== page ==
"What high school did you go to???" This question has taken on a mythical status here in the Gateway City. It's a question that is asked daily in literally every socio-economic circle within 50 miles of the Arch, and not one inch beyond that. It's become common place during interviews, sports outings, dinner with friends, birthday parties, happy hours, and Sunday confession. I'm guessing on the confession front, as my Sunday's are usually at the soccer fields, talking to other soccer parents, about where we... well, you get the picture.
The insanity regarding this usually innocuous question, everywhere else in the world mind you, is the type of real entitlement the proper answer can achieve in social circles, job searches, and general access. The diploma achieved from the walls in which you barely exited puberty and learned to drive a car can actually hold more sway than a graduate degree from a major university. The uphill battle is especially true if you happened to have attended, ummm, uhhh, aaaa, PUBLIC SCHOOL!!! The horror. The horror.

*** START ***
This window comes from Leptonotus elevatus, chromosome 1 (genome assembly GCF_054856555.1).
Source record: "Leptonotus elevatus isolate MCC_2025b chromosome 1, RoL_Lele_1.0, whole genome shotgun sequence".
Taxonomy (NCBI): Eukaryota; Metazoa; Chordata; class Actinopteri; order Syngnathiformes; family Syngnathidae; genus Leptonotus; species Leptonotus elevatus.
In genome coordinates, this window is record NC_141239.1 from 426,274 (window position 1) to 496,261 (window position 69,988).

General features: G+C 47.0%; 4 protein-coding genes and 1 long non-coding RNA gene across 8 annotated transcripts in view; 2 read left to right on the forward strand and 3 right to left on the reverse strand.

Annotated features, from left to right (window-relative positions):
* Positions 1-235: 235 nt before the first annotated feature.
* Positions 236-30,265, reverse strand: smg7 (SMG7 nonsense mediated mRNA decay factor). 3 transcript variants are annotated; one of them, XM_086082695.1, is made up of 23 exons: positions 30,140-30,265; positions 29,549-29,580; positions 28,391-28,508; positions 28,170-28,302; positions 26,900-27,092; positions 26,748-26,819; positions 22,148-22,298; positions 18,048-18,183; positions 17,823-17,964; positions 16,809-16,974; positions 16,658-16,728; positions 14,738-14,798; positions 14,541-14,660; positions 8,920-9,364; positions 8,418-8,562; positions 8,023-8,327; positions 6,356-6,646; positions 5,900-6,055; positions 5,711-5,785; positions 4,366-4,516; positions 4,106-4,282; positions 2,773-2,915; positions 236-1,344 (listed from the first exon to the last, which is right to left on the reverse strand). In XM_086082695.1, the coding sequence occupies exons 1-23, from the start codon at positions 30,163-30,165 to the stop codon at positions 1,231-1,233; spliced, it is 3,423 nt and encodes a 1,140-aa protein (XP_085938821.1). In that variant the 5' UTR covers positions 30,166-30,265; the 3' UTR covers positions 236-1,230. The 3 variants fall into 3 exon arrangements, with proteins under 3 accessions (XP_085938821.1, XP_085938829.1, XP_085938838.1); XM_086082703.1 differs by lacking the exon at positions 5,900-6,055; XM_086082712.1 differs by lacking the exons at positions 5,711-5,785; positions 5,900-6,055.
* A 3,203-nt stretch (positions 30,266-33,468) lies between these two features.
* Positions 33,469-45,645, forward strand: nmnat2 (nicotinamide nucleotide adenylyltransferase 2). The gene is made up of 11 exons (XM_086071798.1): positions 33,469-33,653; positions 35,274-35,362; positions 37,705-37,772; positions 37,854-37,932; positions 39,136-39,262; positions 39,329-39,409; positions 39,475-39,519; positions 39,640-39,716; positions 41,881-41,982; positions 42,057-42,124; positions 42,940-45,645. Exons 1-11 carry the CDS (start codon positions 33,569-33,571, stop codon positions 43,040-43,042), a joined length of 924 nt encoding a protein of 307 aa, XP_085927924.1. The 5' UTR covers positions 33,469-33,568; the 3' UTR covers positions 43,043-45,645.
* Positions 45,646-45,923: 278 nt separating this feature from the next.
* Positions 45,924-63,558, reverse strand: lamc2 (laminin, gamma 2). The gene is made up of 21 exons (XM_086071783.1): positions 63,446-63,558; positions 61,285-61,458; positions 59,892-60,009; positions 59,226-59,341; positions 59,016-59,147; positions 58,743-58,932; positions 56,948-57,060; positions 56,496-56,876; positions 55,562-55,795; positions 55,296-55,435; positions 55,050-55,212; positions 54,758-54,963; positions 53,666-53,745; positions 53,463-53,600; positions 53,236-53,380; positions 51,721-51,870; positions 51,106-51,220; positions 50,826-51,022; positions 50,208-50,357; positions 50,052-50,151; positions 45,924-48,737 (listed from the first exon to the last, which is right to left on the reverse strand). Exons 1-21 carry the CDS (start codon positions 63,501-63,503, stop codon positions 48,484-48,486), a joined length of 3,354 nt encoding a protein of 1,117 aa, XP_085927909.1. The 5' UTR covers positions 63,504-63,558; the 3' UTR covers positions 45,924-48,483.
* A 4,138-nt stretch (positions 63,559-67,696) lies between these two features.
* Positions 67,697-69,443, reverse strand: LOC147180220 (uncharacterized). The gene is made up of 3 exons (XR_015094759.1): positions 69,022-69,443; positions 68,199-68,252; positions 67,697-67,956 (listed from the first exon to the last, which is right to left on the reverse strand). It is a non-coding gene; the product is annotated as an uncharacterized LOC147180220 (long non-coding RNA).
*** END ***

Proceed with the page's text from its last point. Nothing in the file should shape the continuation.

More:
One area of culture in our town that seems to avoid the pitfalls of this ridiculous litmus test is Music. Music seems to stand on it's own two legs without any artificial value from your Friday Night Lights mascot. The artists, creators, and performers in town seem to have not received, or have chosen to not abide by "The Memo" regarding the need to reference their 12th grade lineage in regular conversations. It does make me wonder though why there is a ridiculous lack of love songs referencing young "Cadets" or "Griffins" in love! (Sorry... shallow public school counter punch.)
Our music scene is ridiculously deep and is continually filling with bright, creative, young talent. What is not missing is the baggage associated with the "High School" lineage. Our local music scene is such a force that it draws East-Siders to The Pageant, West County-ites to The Grove, Jeff-Co constituents to Fubar/Firebird (a lot), and St. Chuck kids to S. Broadway on a Wednesday night for punk rock. Why is that important? Because nobody ever asks ticketmaster or the facebook event page what high school did the band attend? Weird huh???
If our city could learn a single lesson from the music scene, it's this... focus on real talent and support it unequivocally. Learn to support this talent based upon skill, diversity, work ethic, ability, and character. Try not to evaluate your neighbors, employees, work peers, dinner guests, or your fellow soccer parents through such shallow lenses. And while you're at it... support local music. STL is dying for a unifying message. Let it start with our music.